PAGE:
Tomato flu is a mutation of the hand-foot-and-mouth virus.

Tomato flu (‘tomato flu’), the new disease discovered in India, is most likely a clinical variant of hand-foot-and-mouth disease: the mild and contagious viral infection that is common in children smaller and that usually generates outbreaks in schools. “Tomato flu is not a new disease. In India there was an outbreak of at least 82 cases and several Indian doctors sent a letter to ‘The Lancet Respiratory Medicine’ [publicada el 17 de agosto]. They said that it was not the flu and that it reminded them of a very common disease called mouth-hand-foot”, the epidemiologist Antoni Trilla, Head of Preventive Medicine at the Hospital Clínic de Barcelona, ​​explains to this newspaper. In addition to the cases in India, England identified two infections in children who came from Kerala, the region where the outbreak began. “In the English cases, the mouth-hand-foot virus was identified,” says Trilla.

Despite this, it is not yet known for sure what this new infection is, but everything points to it being the coxsackievirus, a type of enterovirus that affects children and is common in Asian countries. Hand-foot-and-mouth disease affects children between the ages of one and 10 years. “It is a benign disease, which heals on its own, but there is no treatment and it is very cumbersome because it involves skin lesions,” says the head of the Vall d’Hebron Hospital Microbiology Service, Tomàs Pumarola.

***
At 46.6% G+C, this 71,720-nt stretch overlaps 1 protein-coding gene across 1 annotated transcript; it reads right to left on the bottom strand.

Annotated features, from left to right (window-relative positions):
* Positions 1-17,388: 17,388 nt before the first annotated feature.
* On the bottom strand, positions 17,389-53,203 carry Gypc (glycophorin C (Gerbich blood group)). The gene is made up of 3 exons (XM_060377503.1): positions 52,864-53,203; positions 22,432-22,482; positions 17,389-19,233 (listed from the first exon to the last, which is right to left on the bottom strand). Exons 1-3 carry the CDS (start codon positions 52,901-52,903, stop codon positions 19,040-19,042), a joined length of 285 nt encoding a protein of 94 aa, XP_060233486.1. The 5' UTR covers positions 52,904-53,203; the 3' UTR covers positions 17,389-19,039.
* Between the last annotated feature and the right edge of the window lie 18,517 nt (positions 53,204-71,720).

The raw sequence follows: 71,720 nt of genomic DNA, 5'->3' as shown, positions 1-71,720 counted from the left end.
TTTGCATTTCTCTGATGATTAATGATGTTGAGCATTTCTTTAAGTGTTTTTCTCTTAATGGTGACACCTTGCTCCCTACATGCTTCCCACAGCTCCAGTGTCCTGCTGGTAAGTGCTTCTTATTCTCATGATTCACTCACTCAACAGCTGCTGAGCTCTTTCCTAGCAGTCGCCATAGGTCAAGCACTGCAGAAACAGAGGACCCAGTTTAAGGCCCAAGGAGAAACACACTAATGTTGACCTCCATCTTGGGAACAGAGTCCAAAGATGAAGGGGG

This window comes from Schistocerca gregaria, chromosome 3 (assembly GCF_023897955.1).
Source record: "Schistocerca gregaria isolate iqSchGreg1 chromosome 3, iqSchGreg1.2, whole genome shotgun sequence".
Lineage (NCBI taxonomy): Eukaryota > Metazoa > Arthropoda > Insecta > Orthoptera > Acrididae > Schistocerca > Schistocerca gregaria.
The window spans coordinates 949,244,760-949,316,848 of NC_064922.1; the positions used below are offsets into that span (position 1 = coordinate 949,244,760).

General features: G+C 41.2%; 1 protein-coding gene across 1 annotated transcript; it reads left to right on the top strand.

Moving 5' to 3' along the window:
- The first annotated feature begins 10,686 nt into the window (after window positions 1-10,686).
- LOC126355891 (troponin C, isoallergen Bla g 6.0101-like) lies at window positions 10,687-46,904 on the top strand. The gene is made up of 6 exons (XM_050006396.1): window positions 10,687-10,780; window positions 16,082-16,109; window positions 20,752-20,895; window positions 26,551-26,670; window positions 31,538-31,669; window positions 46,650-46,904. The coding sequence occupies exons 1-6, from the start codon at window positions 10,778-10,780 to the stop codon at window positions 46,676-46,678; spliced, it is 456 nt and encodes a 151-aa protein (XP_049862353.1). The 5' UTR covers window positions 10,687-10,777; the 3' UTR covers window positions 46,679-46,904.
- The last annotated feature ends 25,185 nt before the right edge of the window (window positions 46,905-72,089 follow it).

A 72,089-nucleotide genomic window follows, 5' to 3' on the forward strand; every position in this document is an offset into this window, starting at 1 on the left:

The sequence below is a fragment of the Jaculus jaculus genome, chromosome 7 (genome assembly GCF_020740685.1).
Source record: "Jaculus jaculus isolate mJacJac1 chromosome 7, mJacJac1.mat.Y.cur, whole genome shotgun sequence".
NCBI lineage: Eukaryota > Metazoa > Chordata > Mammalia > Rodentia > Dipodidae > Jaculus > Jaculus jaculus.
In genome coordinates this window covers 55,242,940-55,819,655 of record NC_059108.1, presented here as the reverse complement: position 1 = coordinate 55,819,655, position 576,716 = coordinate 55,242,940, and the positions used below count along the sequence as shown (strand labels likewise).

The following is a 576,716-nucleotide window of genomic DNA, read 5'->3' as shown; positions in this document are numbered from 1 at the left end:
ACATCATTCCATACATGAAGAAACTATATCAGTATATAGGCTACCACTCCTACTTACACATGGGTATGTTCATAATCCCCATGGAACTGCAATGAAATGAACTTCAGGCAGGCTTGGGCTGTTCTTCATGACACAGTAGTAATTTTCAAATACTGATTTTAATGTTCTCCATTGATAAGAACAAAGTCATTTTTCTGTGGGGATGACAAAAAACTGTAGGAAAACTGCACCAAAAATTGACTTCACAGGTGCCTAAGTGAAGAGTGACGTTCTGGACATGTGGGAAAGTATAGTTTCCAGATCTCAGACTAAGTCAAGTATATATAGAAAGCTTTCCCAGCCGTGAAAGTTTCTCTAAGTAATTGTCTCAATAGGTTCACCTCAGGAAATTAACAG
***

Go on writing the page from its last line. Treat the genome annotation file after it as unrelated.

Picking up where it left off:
“That thing about calling it tomato flu, which is caught by tweezers [ni es gripe, ni está relacionada con los tomates], it comes from having a picture similar to the flu”, adds Pumarola. The symptoms are fever, a feeling of weakness, joint pain and, in this case, striking skin rashes on the mouth, hands and feet. “It looks a bit like chicken pox,” says Trilla.

Trilla does not believe that the disease will reach Spain, because the coxsackievirus, the hand-foot-and-mouth disease virus, already exists here. “There is probably some factor in the Indian population that has caused the disease to change a little bit,” she muses.

Even so, the epidemiologist Joan Caylà believes that, despite the fact that the disease “is not serious” nor will humanity “experience a pandemic of that”, it must be “followed very closely”. “Now there is a lot of talk about the tomato flu because we are coming from a pandemic and everything is given a lot of importance. But we cannot be alarmed every time 50 cases of a disease not yet defined appear.


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